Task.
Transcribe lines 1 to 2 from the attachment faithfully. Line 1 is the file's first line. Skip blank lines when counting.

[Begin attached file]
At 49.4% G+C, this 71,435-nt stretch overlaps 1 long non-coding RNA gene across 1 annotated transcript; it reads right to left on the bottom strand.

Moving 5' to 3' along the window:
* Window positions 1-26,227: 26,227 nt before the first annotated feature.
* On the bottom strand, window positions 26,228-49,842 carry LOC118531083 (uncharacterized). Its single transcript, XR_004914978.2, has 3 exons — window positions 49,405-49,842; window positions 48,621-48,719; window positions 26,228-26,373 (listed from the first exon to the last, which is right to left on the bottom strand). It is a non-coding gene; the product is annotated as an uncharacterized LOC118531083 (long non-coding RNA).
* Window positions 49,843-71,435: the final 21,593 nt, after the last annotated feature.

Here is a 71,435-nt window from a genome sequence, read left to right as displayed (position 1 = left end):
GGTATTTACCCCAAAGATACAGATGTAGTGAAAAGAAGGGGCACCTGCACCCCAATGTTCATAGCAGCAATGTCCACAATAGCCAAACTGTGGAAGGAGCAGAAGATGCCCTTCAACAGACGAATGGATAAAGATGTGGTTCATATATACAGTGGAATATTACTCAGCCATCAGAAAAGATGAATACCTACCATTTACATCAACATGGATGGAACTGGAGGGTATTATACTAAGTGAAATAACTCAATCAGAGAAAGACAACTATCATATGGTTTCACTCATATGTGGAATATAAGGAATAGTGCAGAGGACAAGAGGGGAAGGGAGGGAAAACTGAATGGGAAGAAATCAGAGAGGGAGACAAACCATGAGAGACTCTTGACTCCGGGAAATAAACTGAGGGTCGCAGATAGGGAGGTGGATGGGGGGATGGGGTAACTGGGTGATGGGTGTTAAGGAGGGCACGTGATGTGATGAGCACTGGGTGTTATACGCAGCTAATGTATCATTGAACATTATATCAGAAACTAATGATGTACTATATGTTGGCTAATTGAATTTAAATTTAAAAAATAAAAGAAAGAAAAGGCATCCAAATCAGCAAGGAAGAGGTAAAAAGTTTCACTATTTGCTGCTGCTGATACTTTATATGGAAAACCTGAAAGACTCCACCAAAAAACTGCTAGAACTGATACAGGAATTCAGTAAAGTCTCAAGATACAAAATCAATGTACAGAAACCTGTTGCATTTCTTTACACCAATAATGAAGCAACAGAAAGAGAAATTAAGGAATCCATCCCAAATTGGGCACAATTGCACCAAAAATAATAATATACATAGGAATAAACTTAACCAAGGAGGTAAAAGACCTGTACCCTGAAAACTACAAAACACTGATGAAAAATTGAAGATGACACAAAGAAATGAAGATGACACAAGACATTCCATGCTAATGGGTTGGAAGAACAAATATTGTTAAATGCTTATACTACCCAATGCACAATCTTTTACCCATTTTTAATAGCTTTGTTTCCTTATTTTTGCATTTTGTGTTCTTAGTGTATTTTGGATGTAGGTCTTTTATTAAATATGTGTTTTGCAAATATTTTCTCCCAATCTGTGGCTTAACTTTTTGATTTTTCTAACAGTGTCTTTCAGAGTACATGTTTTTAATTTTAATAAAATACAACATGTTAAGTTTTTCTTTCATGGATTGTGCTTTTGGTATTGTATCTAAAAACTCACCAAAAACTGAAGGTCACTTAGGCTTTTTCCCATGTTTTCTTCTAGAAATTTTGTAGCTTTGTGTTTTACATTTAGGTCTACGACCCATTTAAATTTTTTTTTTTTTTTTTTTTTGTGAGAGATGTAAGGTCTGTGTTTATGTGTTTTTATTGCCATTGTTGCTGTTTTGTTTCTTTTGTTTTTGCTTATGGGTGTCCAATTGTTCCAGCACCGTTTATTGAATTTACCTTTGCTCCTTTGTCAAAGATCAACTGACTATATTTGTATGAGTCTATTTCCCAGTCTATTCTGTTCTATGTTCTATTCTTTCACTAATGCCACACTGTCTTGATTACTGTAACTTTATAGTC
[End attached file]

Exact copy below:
At 49.4% G+C, this 71,435-nt stretch overlaps 1 long non-coding RNA gene across 1 annotated transcript; it reads right to left on the bottom strand.

Moving 5' to 3' along the window: